…this artificial ignorance and learned gibberish prevailed mightily in these last ages, by the interest and artifice of those who found no easier way to that pitch of authority and dominion they have attained, than by amusing the men of business, and ignorant, with hard words, or employing the ingenious and idle in intricate disputes, about unintelligible terms, and holding them perpetually entangled in that endless labyrinth. Besides, there, is no such way to gain admittance, or give defence to strange and absurd doctrines, as to guard them round about with legions of obscure, doubtful, and undefined words. Which yet make these retreats, more like the dens of robbers, or holes of foxes, than the fortresses of fair warriors; which, if it be hard to get them out of, it is not for the strength that is in them, but the briers and thorns, and the obscurity of the thickets they are beset with. For untruth being unacceptable to the mind of man, there is no other defence left for absurdity, but obscurity. (Essay III.10.9)
Analytic philosophers are the descendants of these early moderns who tried to reboot Western philosophy. To some extent, they succeeded. The era from about Hobbes to Kant was a golden age of philosophy. We’re in a greater golden age right now. Of course, like all human golden ages, both are a tragic mix of brilliant and ridiculous, and of good and evil. Myself, I have a love-hate relationship with medieval philosophy and theology. I see it as a tragic mix of the brilliant and correct, and the ridiculous and disastrously false. Quite often I find the arguments unconvincing, and dependent on age and tradition for their plausibility. I think Locke goes too far – it is not all nonsense and deliberate obscurity. At the same time, I feel his pain. I have suffered through the agonies, for example, of trying to figure out Aquinas’s position on analogical predication.
Let me concede that of course, that Dale can’t understand something is no objection to it. It’s not that I haven’t tried, though. When I urge that “Being Itself” can’t amount to X or Y, that’s no refutation of it – that’s an invitation to tell me what it is. Ed tells me, in his post, that it is somehow somewhat like a Platonic Form. Sorry – that doesn’t help much. But I look forward to seeing what else Ed has written on this theme. I am not the kind of analytic philosopher who pretends to not understand things he disagrees with. I can hold an intelligent conversation, for a while at least, about the Dao, John Hick’s The Real, or the “three bodies” of the Buddha. Far from “kicking” Neo-Scholastics, I’m happy to engage them in discussion, as I did recently on a trip.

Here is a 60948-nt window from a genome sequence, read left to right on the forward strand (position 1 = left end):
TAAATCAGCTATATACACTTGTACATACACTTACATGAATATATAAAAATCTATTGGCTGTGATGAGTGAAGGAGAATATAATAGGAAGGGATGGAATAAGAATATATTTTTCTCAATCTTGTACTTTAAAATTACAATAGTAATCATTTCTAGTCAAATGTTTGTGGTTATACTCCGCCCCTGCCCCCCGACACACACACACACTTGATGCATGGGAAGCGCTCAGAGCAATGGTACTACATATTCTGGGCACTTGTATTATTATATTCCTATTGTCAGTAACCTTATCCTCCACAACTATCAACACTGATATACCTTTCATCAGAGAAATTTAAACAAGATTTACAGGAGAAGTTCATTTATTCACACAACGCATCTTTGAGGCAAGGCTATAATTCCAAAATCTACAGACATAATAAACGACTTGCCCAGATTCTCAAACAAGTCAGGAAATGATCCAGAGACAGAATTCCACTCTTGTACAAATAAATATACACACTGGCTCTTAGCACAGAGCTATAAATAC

I do stand by my claim that this concept of “Being Itself” is obscure, in a way that the garden-variety concept of a god is not, and in a way the concept of a monotheistic God is not.
I’m not sure why Ed brushes aside appeals to mystical experience to support belief in an ineffable Ultimate. These are legion, and are common across many religious traditions. I guess he just prefers his metaphysical arguments…
Again, he gestures at supposedly devastating problems for the view that God is a perfect Self. I’ll post later on the one he mentions.
Finally (for now) I thank Ed for the reference to Hart – I’m going to get his book, and see if he can make good on his claim that “denial of divine simplicity is tantamount to atheism.”